So Obama secretly told the mullahs not to make a deal until he assumed the presidency, when they would be able to make a better agreement. Which is exactly what happened: Obama abandoned the requirement that Iran stop enriching uranium, so that Iran’s nuclear program has sped ahead over the months and years that negotiations have dragged on. When an interim agreement in the form of a “Joint Plan of Action” was announced in late 2013, Iran’s leaders exulted in the fact that the West had acknowledged its right to continue its uranium enrichment program:

“The (nuclear) program will continue and all the sanctions and violations against the Iranian nation under the pretext of the nuclear program will be removed gradually,” [Foreign Minister Mohammad Javad Zarif] added. …

“Iran’s enrichment program has been recognized both in the first step and in the goals section and in the final step as well,” Zarif said.

“The fact that all these pressures have failed to cease Iran’s enrichment program is a very important success for the Iranian nation’s resistance,” he added.

So Obama delivered the weak agreement that he had secretly promised the mullahs.

That, readers, is what a real scandal looks like.

Iran Warns Trump Against Disclosing Secret Iran Deal Documents

February 16, 2017

Iran Warns Trump Against Disclosing Secret Iran Deal Documents, Washington Free Beacon, February 15, 2017

(Does General Flynn know about secret deals beyond those on file at the U.S. Congress? — DM)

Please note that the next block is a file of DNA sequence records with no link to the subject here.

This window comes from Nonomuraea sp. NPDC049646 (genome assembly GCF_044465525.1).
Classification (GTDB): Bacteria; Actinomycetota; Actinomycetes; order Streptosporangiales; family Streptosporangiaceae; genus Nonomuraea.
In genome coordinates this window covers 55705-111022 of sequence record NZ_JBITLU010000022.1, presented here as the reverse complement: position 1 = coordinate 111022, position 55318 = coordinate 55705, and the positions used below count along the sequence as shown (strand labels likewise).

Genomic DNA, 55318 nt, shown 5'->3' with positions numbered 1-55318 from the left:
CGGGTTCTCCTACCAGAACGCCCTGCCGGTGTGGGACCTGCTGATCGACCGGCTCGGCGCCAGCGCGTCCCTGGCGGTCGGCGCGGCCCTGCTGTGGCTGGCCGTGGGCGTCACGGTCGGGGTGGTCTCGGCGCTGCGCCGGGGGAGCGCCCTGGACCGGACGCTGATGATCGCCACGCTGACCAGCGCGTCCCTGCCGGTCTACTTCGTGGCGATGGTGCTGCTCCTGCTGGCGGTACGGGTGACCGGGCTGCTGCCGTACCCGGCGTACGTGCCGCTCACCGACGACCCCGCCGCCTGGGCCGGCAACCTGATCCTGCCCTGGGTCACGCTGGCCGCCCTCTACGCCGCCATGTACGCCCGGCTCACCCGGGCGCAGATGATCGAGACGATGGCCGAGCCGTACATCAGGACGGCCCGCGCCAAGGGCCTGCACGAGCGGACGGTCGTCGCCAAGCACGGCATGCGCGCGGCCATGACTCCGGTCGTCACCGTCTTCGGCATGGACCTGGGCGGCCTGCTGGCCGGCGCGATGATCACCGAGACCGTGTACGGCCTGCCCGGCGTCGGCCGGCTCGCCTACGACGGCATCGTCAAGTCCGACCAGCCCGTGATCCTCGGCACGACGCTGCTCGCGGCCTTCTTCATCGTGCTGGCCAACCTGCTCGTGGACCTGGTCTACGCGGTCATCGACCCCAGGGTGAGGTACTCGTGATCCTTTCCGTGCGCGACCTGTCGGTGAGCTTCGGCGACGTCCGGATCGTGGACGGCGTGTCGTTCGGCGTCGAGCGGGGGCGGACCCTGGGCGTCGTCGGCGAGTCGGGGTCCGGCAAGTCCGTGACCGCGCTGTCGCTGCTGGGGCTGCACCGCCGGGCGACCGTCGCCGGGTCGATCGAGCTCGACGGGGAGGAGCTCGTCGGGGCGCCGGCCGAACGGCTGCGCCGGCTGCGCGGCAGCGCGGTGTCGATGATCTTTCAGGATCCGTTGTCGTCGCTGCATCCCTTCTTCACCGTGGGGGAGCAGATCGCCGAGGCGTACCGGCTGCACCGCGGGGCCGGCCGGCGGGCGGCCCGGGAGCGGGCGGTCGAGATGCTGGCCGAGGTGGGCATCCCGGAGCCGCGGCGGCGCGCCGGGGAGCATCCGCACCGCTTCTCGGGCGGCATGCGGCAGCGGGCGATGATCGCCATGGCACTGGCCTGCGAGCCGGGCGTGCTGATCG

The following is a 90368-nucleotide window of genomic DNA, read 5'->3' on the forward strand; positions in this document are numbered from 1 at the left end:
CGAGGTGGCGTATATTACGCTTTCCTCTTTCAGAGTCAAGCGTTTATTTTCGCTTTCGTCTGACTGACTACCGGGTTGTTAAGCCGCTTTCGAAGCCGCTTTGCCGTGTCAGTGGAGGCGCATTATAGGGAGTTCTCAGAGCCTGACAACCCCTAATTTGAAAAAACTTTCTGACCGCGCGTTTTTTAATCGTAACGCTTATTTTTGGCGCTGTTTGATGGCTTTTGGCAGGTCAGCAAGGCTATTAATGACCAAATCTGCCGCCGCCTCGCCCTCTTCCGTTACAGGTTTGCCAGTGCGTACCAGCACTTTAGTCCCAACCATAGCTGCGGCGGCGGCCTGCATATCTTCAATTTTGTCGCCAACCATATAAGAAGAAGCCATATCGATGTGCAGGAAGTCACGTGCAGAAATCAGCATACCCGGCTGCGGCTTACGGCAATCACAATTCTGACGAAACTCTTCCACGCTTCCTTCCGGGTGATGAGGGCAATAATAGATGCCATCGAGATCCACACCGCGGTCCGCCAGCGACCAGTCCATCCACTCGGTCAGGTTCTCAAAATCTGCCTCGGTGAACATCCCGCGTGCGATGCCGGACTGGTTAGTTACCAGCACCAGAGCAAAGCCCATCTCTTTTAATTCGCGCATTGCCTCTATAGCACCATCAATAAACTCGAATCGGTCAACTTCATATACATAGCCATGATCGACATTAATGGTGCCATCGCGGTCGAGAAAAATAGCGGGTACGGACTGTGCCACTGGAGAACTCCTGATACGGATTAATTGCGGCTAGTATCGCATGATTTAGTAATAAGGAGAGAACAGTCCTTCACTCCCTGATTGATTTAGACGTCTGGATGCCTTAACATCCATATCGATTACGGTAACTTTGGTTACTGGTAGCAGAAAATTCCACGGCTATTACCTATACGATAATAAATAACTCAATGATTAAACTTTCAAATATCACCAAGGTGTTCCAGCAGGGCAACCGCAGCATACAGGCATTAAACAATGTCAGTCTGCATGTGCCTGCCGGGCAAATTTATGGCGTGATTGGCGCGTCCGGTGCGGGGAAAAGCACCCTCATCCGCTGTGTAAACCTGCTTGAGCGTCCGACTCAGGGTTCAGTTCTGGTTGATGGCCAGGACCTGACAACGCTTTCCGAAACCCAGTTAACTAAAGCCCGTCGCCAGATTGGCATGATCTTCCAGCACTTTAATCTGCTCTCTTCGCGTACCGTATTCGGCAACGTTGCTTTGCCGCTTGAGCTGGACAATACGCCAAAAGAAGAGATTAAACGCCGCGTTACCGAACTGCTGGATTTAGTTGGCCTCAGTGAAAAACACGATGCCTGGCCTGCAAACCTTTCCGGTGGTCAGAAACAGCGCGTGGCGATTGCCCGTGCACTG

Iranian Alaeddin Boroujerdi, Chairman of the Committee for Foreign Policy and National Security at the Iranian Shura Council, speaks to journalists after meeting with Lebanese Foreign Minister Gibran Bassil, at the Lebanese foreign ministry in Beirut, Lebanon, Monday, Aug. 1, 2016. Boroujerdi arrived in Beirut for two days visit to meet with Lebanese officials. (AP Photo/Bilal Hussein)

Iranian Alaeddin Boroujerdi, Chairman of the Committee for Foreign Policy and National Security at the Iranian Shura Council. . . . (AP Photo/Bilal Hussein)

Senior Iranian officials are warning the Trump administration about disclosing secret deals related to the nuclear deal that have long been hidden from the public by the Obama administration, according to recent comments that prompted pushback from senior sources on Capitol Hill.

Iran’s warning comes on the heels of a Washington Free Beacon report disclosing that former national security adviser Michael Flynn had been pushed out of office partly due to his intention to release these sensitive documents to the American public.

Leading lawmakers in Congress launched multiple investigations last year into the Obama administration’s efforts to keep these documents secret and out of public view. Sources who spoke to the Free Beacon about the matter said that the Trump White House is working on ways to publicize this information despite warnings from Iran.